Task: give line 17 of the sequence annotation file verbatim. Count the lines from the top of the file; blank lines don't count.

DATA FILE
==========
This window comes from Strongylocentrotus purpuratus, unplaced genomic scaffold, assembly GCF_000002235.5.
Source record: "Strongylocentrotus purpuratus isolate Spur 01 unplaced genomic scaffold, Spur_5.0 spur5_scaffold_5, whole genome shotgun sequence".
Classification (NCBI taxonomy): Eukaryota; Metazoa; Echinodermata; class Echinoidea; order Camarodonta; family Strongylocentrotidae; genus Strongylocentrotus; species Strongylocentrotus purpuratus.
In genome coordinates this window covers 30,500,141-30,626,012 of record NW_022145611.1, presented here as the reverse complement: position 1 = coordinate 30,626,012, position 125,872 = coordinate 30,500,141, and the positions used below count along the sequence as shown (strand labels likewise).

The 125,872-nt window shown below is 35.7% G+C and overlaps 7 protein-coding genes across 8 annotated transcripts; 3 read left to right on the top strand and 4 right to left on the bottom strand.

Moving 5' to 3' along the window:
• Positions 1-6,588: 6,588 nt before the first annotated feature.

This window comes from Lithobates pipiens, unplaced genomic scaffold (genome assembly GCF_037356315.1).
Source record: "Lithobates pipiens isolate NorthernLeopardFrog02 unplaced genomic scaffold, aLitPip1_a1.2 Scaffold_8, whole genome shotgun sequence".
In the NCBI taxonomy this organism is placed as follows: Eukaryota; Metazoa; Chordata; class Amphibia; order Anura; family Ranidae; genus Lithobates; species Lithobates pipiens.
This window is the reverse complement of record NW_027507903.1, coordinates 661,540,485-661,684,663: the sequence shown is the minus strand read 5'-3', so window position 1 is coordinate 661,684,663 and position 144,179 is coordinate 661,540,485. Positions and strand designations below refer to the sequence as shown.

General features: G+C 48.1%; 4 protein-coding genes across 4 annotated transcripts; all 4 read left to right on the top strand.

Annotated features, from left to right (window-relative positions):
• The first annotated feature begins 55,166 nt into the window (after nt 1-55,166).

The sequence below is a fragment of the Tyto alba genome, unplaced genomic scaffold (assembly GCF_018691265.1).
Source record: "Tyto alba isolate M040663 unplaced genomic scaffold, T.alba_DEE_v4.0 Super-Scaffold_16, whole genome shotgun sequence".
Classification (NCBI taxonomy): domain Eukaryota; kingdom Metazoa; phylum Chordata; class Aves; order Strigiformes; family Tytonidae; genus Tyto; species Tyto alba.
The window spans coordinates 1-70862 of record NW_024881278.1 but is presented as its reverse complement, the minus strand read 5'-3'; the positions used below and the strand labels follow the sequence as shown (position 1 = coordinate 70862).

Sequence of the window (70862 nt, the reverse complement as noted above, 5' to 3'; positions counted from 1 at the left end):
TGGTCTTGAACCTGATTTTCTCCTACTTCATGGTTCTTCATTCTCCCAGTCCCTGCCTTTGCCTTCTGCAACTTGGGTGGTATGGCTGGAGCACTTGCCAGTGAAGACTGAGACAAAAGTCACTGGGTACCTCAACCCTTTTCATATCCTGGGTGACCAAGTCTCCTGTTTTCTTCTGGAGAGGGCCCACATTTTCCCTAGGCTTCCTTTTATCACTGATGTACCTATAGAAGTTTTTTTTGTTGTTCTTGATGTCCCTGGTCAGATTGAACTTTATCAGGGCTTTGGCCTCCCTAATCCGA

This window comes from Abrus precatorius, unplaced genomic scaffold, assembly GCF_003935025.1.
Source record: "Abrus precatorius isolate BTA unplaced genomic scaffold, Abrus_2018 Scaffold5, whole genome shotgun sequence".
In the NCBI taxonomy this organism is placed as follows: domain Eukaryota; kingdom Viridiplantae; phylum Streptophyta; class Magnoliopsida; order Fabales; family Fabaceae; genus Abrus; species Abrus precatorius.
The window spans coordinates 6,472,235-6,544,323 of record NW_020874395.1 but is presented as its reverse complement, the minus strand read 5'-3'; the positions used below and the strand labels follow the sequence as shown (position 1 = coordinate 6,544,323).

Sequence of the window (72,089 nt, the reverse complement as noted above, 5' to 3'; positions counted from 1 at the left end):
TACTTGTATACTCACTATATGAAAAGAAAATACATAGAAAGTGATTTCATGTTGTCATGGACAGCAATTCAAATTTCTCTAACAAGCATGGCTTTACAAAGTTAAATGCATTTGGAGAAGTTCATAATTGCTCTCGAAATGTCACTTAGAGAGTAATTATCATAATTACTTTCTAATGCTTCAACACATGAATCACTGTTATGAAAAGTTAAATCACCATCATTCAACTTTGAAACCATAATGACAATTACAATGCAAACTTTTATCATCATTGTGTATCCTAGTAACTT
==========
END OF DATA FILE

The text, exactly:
Classification (NCBI taxonomy): domain Eukaryota; kingdom Metazoa; phylum Chordata; class Aves; order Strigiformes; family Tytonidae; genus Tyto; species Tyto alba.